From: Nathan Baker <baker@bi...>  20091208 14:21:04

Hello  > I have several doubts regarding the details of an apbs calculations > that I hope you might answer. > > 1) Does inputting a charge density map invalidate the point charges > supplied in the pqr file or are _both_ the point charges and the > 'cloud' included in the calculation? I am assuming the latter. You are correct: only the cloud is included in the calculation. > 2) Does the electrostatic potential produced by 'write pot' include > the ions in any way or is it just due to the electron cloud (which is > what I need)? If it includes the ions, does it make sense to run > apbs with almostzero charges supplied in the pqr file to obtain the > potential due to the cloud only? It should be due to the cloud only. > 3) What is the rationale for having a set of three shifted diel maps? > If the grid spacing is very fine (0.075A), will supplying the same > map file for all three maps be a reasonable approximation or will > this make no sense whatsoever (I can imagine derivatives of diel > being wrong then). You are correct: the three shifted maps are needed for derivative calculations. > 4) Since the atomic cores are now embedded in a medium with a varying > dielectric constant, I can no longer use the Ewald technique in my > DFT code to compute the corecore interaction energy. Is there > any way I can obtain the corecore energy from apbs, i.e. the > energy of interaction of the point charges supplied in the pqr > file, embedded in a medium of varying diel, supplied as maps? > What about the corecloud energy, is there any way to obtain > this from apbs? Yes, you can set up a free energy cycle to transfer the core charges to a homogeneous dielectric medium (and calculate the transfer energy) and then calculate the Coulombic energy of the core point charges in the homogeneous dielectric. > 5) Is there any way to perform an apbs calculation with periodic > boundary conditions for the potential? Unfortunately, not yet. We're (still) working on this! Thanks, Nathan > Thank you in advance, >  J. Dziedzic > > > >  > Return on Information: > Google Enterprise Search pays you back > Get the facts. > http://p.sf.net/sfu/googledev2dev > _______________________________________________ > apbsusers mailing list > apbsusers@... > https://lists.sourceforge.net/lists/listinfo/apbsusers — Nathan Baker (http://bakergroup.wustl.edu/) Associate Professor, Dept. of Biochemistry and Molecular Biophysics Director, Computational and Molecular Biophysics Graduate Program Center for Computational Biology, Washington University in St. Louis 
From: J.Dziedzic <J.Dziedzic@so...>  20091207 11:06:55

Hello! I am trying to utilize the apbs code to include implicit solvent in a DFT calculation. My system is represented by an electronic charge density (the "cloud") sampled on a fine grid and a set of positive point charges representing the atomic cores. The positions of the cores are passed to apbs via the pqr file. The electronic charge density is passed to apbs via a charge map. A suitably defined map of smoothly varying dielectric constant is passed to apbs via a diel map (three maps, actually). Ionic concentrations are all zero. MDH boundary conditions are used. Manual focusing is utilized with progressively finer meshes, but the physical grid size is unchanged (since the potential in the whole box, not just in the vicinity of the molecule, is required as output  see below). Apbs is then used to calculate the resulting potential map, which is output to a .dx file. This map is then read by the DFT code, replacing the Hartree potential of the DFT calculation (the potential due to the electron cloud). A new charge distribution resulting from this potential is then computed, passed to apbs and the cycle continues until energy convergence is reached. I have several doubts regarding the details of an apbs calculations that I hope you might answer. 1) Does inputting a charge density map invalidate the point charges supplied in the pqr file or are _both_ the point charges and the 'cloud' included in the calculation? I am assuming the latter. 2) Does the electrostatic potential produced by 'write pot' include the ions in any way or is it just due to the electron cloud (which is what I need)? If it includes the ions, does it make sense to run apbs with almostzero charges supplied in the pqr file to obtain the potential due to the cloud only? 3) What is the rationale for having a set of three shifted diel maps? If the grid spacing is very fine (0.075A), will supplying the same map file for all three maps be a reasonable approximation or will this make no sense whatsoever (I can imagine derivatives of diel being wrong then). 4) Since the atomic cores are now embedded in a medium with a varying dielectric constant, I can no longer use the Ewald technique in my DFT code to compute the corecore interaction energy. Is there any way I can obtain the corecore energy from apbs, i.e. the energy of interaction of the point charges supplied in the pqr file, embedded in a medium of varying diel, supplied as maps? What about the corecloud energy, is there any way to obtain this from apbs? 5) Is there any way to perform an apbs calculation with periodic boundary conditions for the potential? Thank you in advance,  J. Dziedzic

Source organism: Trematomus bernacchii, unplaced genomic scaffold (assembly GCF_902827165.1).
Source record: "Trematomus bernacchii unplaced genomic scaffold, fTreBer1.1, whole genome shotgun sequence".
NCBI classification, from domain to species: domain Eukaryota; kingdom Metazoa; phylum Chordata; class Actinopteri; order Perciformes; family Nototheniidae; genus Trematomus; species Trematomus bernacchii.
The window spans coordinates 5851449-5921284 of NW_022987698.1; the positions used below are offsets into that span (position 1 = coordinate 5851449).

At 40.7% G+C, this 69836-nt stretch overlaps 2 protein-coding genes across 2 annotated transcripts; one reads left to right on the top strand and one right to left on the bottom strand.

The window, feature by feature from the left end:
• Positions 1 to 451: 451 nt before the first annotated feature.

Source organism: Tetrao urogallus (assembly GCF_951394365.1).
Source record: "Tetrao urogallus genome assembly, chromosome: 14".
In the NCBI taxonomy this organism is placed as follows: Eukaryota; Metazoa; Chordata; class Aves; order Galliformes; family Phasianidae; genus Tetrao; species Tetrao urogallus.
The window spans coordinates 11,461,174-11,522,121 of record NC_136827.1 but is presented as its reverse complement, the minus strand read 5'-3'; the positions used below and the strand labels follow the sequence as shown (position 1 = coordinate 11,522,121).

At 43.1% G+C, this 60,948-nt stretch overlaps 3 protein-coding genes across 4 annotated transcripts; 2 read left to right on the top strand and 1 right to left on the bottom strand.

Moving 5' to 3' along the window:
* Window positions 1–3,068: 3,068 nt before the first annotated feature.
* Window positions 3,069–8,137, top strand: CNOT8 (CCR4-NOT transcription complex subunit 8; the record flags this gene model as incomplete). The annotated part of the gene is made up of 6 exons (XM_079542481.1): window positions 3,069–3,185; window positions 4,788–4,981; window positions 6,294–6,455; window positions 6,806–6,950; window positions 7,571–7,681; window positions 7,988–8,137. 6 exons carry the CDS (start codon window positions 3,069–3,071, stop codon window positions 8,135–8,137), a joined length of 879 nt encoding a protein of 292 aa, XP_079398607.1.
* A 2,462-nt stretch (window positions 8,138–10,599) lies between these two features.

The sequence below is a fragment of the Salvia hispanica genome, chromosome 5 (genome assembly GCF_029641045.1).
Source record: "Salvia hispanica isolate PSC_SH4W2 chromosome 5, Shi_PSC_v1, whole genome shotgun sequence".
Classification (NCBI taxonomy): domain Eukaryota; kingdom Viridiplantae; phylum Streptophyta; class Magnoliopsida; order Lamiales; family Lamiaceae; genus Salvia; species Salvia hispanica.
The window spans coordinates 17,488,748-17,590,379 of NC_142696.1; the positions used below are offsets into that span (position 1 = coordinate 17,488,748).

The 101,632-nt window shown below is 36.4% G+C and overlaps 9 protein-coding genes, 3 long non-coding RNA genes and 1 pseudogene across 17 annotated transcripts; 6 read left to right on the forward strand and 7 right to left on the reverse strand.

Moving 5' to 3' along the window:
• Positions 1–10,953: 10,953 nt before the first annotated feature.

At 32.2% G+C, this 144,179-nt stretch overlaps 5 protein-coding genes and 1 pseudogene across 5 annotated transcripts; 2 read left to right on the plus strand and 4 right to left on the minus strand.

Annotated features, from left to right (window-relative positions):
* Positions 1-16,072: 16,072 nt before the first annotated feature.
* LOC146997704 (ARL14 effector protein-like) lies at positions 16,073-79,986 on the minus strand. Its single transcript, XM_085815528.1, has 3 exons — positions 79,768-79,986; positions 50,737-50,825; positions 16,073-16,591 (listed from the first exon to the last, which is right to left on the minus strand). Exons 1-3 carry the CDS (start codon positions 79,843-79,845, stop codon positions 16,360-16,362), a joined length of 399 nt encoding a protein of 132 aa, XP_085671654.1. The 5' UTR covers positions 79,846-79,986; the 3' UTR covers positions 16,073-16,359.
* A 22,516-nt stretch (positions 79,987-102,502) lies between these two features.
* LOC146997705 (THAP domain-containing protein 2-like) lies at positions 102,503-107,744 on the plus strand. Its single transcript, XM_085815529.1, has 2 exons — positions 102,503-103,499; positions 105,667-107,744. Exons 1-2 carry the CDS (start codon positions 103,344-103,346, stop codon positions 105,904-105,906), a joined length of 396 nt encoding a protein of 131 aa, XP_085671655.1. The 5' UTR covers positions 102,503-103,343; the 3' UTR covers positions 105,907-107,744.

From: Nathan Baker <baker@bi...>  20091204 18:31:49